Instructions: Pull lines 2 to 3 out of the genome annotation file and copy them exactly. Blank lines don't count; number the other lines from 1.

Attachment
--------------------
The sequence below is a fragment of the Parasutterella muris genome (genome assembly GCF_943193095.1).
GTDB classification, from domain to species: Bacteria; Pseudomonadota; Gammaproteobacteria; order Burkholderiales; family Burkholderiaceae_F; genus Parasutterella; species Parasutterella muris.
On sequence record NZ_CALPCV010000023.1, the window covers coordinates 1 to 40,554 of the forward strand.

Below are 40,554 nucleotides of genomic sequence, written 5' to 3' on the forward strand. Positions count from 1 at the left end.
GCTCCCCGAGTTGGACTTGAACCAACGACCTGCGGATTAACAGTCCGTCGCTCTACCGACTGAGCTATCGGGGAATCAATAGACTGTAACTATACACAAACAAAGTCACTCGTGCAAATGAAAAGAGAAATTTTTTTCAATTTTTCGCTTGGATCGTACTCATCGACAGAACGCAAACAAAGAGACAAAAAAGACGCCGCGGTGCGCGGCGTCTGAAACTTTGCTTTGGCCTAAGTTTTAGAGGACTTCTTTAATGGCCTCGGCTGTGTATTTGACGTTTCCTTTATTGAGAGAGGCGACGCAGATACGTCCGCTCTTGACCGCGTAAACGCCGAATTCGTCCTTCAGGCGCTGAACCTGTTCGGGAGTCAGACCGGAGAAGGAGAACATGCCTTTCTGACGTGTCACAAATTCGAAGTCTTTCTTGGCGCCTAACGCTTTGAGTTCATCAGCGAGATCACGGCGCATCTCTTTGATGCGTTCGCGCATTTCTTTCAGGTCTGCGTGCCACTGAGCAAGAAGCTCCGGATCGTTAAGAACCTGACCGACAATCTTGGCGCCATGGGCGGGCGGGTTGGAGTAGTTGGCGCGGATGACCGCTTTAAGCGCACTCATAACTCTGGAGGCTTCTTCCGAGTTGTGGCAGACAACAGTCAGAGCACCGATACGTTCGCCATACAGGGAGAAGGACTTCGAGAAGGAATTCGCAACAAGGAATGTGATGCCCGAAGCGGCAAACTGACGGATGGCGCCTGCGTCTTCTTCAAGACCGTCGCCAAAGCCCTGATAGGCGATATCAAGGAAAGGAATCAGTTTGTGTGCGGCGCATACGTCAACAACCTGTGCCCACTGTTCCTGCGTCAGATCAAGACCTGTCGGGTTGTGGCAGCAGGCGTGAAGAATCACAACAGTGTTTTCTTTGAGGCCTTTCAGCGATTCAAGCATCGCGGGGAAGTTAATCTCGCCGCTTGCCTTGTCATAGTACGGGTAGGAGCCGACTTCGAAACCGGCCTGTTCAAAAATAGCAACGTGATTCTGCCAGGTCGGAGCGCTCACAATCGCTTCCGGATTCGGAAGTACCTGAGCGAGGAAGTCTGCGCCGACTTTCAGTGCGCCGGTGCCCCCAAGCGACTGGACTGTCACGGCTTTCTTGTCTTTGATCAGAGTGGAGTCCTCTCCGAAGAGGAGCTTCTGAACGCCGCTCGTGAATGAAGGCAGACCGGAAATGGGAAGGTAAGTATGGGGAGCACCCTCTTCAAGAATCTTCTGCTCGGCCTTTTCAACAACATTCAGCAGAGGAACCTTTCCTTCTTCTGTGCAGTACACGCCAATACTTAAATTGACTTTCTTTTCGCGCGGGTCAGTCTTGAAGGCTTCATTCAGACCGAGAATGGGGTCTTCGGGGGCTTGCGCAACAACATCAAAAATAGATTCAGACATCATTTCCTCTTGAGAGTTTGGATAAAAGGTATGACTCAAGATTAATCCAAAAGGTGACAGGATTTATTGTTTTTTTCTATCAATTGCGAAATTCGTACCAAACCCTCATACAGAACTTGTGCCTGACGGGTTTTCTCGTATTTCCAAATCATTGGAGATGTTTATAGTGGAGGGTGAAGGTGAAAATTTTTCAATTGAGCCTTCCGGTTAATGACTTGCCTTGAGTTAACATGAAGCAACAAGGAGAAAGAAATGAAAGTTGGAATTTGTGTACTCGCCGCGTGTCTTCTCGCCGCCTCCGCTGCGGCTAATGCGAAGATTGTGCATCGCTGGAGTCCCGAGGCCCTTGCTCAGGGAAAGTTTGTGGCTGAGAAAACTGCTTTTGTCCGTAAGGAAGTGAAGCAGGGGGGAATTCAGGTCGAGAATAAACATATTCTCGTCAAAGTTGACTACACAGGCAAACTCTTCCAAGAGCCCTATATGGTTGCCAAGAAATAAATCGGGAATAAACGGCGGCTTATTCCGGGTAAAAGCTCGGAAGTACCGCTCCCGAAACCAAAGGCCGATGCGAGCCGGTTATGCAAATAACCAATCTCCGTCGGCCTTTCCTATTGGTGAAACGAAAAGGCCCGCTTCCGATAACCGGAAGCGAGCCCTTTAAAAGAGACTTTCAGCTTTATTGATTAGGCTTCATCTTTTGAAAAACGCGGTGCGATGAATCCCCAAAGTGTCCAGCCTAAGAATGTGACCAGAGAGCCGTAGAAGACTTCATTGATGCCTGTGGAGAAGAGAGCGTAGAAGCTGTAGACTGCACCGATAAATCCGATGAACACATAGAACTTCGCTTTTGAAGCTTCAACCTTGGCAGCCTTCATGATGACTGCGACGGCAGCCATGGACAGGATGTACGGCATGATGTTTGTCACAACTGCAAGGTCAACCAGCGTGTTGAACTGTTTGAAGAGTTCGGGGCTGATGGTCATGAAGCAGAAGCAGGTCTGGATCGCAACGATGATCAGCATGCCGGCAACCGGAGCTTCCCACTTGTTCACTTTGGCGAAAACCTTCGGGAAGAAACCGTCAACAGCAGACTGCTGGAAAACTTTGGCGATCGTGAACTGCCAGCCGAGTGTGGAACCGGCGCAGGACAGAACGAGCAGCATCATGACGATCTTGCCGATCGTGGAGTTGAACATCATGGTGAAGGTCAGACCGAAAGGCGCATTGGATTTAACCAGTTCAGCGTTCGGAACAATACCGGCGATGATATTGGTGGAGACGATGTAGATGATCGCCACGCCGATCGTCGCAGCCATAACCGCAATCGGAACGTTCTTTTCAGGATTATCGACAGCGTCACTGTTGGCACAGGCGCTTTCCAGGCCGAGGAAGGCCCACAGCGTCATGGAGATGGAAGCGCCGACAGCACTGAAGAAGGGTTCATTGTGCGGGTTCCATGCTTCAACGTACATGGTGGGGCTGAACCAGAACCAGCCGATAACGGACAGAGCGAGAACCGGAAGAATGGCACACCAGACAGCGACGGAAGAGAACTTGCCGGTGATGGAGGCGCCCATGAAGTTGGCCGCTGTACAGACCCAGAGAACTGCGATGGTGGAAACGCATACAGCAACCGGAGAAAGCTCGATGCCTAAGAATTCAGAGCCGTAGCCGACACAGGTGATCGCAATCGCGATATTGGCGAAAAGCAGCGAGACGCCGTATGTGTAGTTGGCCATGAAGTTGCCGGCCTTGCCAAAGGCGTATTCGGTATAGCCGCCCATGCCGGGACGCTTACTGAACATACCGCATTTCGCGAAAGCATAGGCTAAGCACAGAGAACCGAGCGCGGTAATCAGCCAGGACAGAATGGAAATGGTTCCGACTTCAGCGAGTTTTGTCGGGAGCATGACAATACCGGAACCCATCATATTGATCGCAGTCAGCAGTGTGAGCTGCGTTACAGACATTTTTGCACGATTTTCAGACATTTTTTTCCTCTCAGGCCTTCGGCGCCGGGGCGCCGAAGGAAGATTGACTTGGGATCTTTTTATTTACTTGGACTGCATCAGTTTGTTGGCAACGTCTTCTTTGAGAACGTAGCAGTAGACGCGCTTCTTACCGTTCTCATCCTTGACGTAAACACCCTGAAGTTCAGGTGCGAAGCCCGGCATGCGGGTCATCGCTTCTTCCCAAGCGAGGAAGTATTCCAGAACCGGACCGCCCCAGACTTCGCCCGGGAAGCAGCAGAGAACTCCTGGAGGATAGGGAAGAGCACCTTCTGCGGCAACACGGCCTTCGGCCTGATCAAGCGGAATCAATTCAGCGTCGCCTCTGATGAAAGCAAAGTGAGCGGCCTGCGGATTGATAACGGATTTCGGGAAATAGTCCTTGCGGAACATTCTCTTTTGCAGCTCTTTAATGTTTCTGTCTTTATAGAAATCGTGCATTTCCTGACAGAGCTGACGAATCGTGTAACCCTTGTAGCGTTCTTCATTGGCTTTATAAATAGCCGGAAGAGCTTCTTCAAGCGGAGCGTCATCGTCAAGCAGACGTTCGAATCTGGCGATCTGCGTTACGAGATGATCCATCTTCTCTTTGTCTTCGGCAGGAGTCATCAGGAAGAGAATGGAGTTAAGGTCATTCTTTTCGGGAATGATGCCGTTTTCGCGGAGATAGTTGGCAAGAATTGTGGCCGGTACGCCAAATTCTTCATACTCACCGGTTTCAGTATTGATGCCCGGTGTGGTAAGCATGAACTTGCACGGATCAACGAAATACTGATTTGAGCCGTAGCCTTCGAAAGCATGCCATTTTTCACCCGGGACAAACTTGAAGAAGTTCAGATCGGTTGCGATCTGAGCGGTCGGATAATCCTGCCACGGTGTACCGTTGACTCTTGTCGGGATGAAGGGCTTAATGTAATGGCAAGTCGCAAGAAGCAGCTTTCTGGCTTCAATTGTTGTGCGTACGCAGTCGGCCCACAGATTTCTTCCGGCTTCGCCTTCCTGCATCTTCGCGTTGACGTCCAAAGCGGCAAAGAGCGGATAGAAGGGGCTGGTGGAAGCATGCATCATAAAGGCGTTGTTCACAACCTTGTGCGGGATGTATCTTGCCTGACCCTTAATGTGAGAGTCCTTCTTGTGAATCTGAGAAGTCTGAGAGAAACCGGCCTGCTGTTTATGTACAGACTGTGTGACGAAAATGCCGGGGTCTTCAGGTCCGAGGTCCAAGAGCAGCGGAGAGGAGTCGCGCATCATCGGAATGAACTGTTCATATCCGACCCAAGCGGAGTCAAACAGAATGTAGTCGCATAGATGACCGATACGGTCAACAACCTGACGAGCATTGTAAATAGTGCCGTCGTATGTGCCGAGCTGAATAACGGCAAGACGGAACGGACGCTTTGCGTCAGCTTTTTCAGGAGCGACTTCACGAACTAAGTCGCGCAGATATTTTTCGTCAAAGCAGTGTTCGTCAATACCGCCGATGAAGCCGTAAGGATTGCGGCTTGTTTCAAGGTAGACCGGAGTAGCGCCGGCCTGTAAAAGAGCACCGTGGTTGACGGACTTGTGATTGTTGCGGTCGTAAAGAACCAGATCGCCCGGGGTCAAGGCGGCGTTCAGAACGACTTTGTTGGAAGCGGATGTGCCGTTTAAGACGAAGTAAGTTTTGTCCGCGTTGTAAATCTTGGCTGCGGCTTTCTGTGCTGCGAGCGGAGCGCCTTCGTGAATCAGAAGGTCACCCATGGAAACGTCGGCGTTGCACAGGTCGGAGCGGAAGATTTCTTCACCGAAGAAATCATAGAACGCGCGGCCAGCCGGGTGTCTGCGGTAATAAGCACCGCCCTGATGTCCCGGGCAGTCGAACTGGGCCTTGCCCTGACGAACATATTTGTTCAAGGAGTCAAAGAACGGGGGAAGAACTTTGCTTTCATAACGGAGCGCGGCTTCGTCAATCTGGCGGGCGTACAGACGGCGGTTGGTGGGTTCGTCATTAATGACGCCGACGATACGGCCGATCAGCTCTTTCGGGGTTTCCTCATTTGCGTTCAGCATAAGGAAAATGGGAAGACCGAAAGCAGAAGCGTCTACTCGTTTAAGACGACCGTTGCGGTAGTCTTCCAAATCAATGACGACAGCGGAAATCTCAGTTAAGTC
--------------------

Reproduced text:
GTDB classification, from domain to species: Bacteria; Pseudomonadota; Gammaproteobacteria; order Burkholderiales; family Burkholderiaceae_F; genus Parasutterella; species Parasutterella muris.
On sequence record NZ_CALPCV010000023.1, the window covers coordinates 1 to 40,554 of the forward strand.